Wednesday 20 May 2015

Getting to grips with immigration

Now before anyone starts blethering about "draconian" new immigration measures, be aware that this is the price of open borders. If an employer is happy to employ an illegal, chances are they are equally happy to exploit them too, keeping the off the books, not paying tax and without any of the basic protections we ourselves take for granted. This then creates an unlevel playing field to the point where British workers simply cannot compete. If we have a labour market then it must at least be a level playing field whereby basics much as the minimum wage is enforced.

But as far as that goes, a company breaking the law in this regard is not the only guilty party. It takes two to enter a contract and so the illegal immigrant is essentially engaged in criminal activity which does have negative externalities, not least welfare as you and I pay for our own to live on benefits because they can't compete.

If we accept and demand a basic standard of living is a facet of being a UK citizen then we must enforce the laws that uphold those principles. By doing so we can keep our borders open with the EEA and then strategically extend those arrangements with partner nations we want to develop through aid and remittances. In our case, Nigeria and Kenya might be a good place to start if we can help them develop effective civic administration.

The ultimate objective being a reduction in the necessity to come to Europe. Dealing with the push factors is equally as important as the pull factors. Eventually we can have fully open borders but that much is a process, not an event. In the mean time we have to manage according to what we can assimilate and according to what there is democratic consent for.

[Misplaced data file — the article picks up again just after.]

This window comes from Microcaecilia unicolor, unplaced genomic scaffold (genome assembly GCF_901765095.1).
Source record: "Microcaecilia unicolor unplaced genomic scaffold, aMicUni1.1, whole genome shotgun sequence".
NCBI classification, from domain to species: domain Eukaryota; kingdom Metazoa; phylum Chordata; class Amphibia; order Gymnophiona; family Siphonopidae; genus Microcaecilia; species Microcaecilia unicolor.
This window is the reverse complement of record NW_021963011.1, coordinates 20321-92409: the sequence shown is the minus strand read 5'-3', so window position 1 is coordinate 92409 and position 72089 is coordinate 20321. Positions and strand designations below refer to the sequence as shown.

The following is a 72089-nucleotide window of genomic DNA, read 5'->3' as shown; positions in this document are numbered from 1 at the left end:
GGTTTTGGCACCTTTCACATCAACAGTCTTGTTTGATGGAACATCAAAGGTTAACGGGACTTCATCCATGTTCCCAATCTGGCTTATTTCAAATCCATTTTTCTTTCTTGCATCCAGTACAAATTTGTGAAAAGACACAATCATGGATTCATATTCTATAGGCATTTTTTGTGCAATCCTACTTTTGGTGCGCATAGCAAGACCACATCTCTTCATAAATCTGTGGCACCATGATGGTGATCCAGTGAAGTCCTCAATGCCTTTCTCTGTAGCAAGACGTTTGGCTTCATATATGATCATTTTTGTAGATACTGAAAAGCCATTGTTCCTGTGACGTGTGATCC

We should be properly enforcing the laws we have, there is merit in doing so and if we don't enforce the law properly, what's the point of having them? It is already within our powers to do this much without slamming the door shut as kippers would have it.

But then we also need to address our asylum policy that sees people drowning in the Med. That cannot happen without ending our devotion to the 51 Convention on Human Rights - the killer pull factor. As much as we have our own problems, we see that it's a global problem with events unfolding down-under.

Australia has the right idea. None of the more than 8,000 Rohingya refugees caught in a weeks-long stand-off at sea will be resettled in Australia, prime minister Tony Abbott confirmed on Thursday. The US has indicated it is willing to take some of the refugees, and the United Nations High Commissioner on Refugees (UNHCR) has urged Australia to work with its neighbours in finding a solution. But the prime minister has closed the door on suggestions some could be resettled in Australia: “Nope, nope, nope".
“Australia will do absolutely nothing that gives any encouragement to anyone to think that they can get on a boat, that they can work with people smugglers to start a new life. “I’m sorry. If you want to start a new life, you come through the front door, not through the back door.

“Don’t think that getting on a leaky boat at the behest of a people smuggler is going to do you or your family any good. “We are not going to do anything that will encourage people to get on boats. If we do the slightest thing to encourage people to get on the boats, this problem will get worse, not better.”
Australia understands the pull factor and has all but abandoned its commitment to the convention, instead using diplomacy to stop the boats, in tandem with an active foreign policy to that end. We must do likewise, but the 51 Convention is enshrined in the Treaty of Lisbon. If we want people to stop drowning in the Med, we are going to have to quit the EU. Let's tackle the causes instead of the symptoms.

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